British Columbia

Over 300 properties in B.C. Interior ordered to evacuate as wildfire quintuples in size

Evacuation orders have now been issued for 324 properties in B.C.'s southern Interior following major growth of the Keremeos Creek wildfire over the last day.

Keremeos Creek wildfire has grown to 22.6 square kilometres; 438 properties on evacuation alert

The Keremeos Creek Wildfire as seen from the area of Yellow Creek, B.C., on Aug. 1, 2022. (David Brooks)

UPDATE, Aug. 2, 2022: Cooler weather expected to bring some relief as crews battle wildfires in B.C. Interior

Evacuation orders have now been issued for 324 properties in B.C.'s southern Interior following major growth of the Keremeos Creek wildfire over the last day.

As of Monday at 2:30 p.m. PT, the fire to the southwest of Penticton was estimated at 22.6 square kilometres in size, more than five times the estimate given a day earlier.

"It's not a very predictable wildfire. It's an out-of-control wildfire," B.C. Wildfire Service information officer Bryan Zandberg told reporters at a news conference.

The Regional District of Okanagan-Similkameen (RDOS) issued a new evacuation order Monday afternoon as well, covering about 50 properties along Sheep Creek Road South and Highway 3A, and north of Olalla.

In total, the wildfire has forced the evacuation of 324 properties so far, and another 438 are on evacuation alert, meaning they should be ready to leave at a moment's notice, according to RDOS information officer Erick Thompson.

Zandberg said activity on the fire has been "very vigorous" over the past 24 hours. Firefighters have benefited from a temperature inversion in the mornings, which keeps smoke low to the ground and limits oxygen to the fire, but that has tended to lift in the afternoon, allowing the blaze to grow.

"We're really ramping up personnel here," he said. "We're definitely mobilizing to be as aggressive as we can."

WATCH | Uncertainty, concern in Keremeos area as wildfire spreads:

Growing southern B.C. wildfire leads to more evacuations

2 months ago
Duration 2:32
A growing wildfire has prompted more evacuations in southern British Columbia, with officials urging people to obey orders.

He also noted that although B.C. saw a late start to the wildfire season, there has been significant drying of vegetation in the southern Interior in recent weeks that has been conducive to fires.

"It's simply very good fuels in very dry conditions with low humidities," Zandberg said.

The cause of the Keremeos Creek wildfire is still under investigation.

Over 200 resort properties ordered evacuated

Earlier Monday, RCMP officers were going door to door in the resort community of Apex Mountain Village, where an an evacuation order was issued for more than 200 properties. Dozens of other properties in Apex Mountain are on evacuation alert as well. 

The ski resort has been using its snowmaking machines to blast mist at buildings in an attempt to protect them from the blaze.

A snowblower blows mist over a small wooden structure, with a model bear next to it.
A snow gun blows water over a structure near the Apex Mountain resort on Sunday as the Keremeos Creek wildfire moves closer to the resort. (Tom Popyk/CBC)

James Shalman, the resort's general manager, estimated that "a couple hundred" people live in the village during the summer months.

"Right now things are looking good, but you never know if the wind shifts and Mother Nature turns things sideways," he said.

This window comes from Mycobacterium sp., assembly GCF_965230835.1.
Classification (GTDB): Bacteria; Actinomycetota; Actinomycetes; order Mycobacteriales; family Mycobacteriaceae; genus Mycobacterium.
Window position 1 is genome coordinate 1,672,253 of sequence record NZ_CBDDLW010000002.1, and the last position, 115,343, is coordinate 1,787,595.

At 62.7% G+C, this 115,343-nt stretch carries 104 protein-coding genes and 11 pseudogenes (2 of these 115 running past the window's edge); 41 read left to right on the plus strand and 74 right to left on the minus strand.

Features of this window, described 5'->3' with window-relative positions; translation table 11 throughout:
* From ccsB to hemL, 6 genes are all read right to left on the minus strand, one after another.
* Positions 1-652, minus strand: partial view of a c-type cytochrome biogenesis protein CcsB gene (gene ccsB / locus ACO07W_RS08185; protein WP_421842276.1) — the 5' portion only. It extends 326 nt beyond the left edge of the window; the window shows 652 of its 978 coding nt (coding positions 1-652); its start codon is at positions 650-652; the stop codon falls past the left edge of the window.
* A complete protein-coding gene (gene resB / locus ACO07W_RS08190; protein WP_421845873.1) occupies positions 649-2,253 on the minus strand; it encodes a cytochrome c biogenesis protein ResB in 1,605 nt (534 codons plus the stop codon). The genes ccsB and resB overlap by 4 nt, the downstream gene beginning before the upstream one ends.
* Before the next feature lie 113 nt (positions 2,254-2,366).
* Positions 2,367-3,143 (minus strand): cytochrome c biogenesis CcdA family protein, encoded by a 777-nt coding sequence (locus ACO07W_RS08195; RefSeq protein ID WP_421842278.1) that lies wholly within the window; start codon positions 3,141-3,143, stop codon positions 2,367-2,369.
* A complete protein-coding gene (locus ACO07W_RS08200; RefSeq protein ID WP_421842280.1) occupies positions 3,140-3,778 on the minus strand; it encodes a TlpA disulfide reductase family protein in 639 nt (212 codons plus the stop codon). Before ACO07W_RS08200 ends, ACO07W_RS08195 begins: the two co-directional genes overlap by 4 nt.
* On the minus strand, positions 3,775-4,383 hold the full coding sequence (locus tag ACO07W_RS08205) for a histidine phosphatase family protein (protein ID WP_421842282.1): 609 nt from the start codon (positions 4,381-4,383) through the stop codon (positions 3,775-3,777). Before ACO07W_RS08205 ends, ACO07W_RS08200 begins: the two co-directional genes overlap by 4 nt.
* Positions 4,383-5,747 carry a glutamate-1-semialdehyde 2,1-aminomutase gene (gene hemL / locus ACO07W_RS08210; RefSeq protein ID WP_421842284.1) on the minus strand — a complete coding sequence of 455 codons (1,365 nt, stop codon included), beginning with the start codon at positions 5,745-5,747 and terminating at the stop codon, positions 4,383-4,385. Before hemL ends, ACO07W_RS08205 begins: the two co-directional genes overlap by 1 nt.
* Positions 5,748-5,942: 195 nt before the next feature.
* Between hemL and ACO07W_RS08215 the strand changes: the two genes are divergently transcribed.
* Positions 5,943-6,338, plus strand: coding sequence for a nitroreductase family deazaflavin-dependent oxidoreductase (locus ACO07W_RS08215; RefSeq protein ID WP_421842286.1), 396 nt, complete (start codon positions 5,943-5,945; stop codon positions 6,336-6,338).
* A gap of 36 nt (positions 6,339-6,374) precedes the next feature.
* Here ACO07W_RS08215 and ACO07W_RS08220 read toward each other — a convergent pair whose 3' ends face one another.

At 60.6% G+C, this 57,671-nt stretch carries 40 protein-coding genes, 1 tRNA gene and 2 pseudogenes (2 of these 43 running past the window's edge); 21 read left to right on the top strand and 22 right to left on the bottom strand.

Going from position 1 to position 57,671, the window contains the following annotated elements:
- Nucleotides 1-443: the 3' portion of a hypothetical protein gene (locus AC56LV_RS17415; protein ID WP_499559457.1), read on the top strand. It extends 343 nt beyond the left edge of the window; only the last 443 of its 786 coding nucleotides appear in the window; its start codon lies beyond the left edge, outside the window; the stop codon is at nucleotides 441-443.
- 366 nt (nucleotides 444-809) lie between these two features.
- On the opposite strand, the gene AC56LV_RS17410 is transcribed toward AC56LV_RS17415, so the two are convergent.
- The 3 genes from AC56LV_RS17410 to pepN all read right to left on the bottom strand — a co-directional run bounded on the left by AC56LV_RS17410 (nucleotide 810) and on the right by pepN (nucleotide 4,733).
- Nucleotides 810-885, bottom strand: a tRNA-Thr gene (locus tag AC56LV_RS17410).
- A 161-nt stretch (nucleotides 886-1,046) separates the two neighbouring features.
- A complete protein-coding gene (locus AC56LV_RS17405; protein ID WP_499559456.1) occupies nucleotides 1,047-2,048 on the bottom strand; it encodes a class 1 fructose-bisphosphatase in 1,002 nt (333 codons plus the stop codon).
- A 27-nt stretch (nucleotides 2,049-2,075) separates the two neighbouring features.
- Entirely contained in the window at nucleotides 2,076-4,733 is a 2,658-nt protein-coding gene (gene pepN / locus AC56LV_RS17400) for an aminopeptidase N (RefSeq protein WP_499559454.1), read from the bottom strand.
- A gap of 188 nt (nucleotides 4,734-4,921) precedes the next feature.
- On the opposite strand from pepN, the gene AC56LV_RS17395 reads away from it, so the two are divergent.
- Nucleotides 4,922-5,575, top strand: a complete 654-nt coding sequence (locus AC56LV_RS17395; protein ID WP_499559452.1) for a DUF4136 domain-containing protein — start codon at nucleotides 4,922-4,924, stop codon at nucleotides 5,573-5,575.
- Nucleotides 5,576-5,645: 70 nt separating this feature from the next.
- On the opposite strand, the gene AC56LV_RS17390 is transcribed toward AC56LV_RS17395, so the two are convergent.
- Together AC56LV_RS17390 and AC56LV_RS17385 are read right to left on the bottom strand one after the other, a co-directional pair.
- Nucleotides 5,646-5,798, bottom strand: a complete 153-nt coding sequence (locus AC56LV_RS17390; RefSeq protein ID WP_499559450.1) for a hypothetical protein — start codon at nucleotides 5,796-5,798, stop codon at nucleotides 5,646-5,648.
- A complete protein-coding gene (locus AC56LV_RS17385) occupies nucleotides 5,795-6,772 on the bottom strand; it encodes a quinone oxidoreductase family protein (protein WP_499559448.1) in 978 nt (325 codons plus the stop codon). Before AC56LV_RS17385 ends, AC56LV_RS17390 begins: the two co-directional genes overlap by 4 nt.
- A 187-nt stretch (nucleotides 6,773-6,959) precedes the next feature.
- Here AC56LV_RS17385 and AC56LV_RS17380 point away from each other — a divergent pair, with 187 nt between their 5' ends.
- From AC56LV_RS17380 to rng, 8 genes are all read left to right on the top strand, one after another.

Thompson said people who have to leave their homes can register with the provincial Evacuee Registration and Assistance program for accommodation if they are unable to stay with family or friends.

Other fires

At 7 p.m. Monday, the Thompson-Nicola Regional District Emergency Operations Centre issued an evacuation alert for a small area northwest of Kamloops, where it said the Watching Creek wildfire is growing quickly.

The alert includes the northwest edge of the Lac Du Bois Grasslands and east of there, covering Pass Lake, McQueen Lake and Isobel Lake, as shown on this map.

People living in the area are asked to have everything prepared to leave and to make arrangements to stay with family and friends elsewhere if possible.

Another significant wildfire in the Interior, the Nohomin Creek fire to the northwest of Lytton, was holding steady at about 31 square kilometres on Monday afternoon.

According to the B.C. Wildfire Service, conditions on the fire remained hot and dry on Sunday, but afternoon fire activity did not increase as much as it had on previous days.

Meanwhile, a new wildfire burning 7.5 kilometres west of Kamloops disrupted traffic on the Trans-Canada Highway for a few hours Monday.

Earlier, the wildfire service said the Polygon Pond wildfire was only about one hectare (10,000 square metres) in size but "highly visible" from Highway 1 and Highway 5.

Shortly after 8 p.m., the wildfire service said the fire was now classified as "being held" at three hectares in size, thanks to help from firefighting crews from Kamloops, the New Afton mine and the RCMP.

Campfire ban

The wildfire service also announced Monday that a campfire ban will soon be in place for the Kamloops Fire Centre, which covers both the Keremeos Creek and Nohomin Creek fires.

Starting Thursday at noon, all campfires, fireworks, sky lanterns, burn barrels, chimineas and tiki torches will be prohibited within the region. The restrictions will remain in place until Oct. 15.

A statement announcing the ban said the fire danger ratings throughout the fire centre are currently "high" or "extreme" because of hot and dry weather.

The Keremeos Creek Wildfire as seen from the area of Yellow Lake, B.C. The fire has grown to an estimated 22.6 square kilometres in size, officials said Monday. (David Brooks)

With files from Cali McTavish, Bethany Lindsay, Jon Azpiri and The Early Edition


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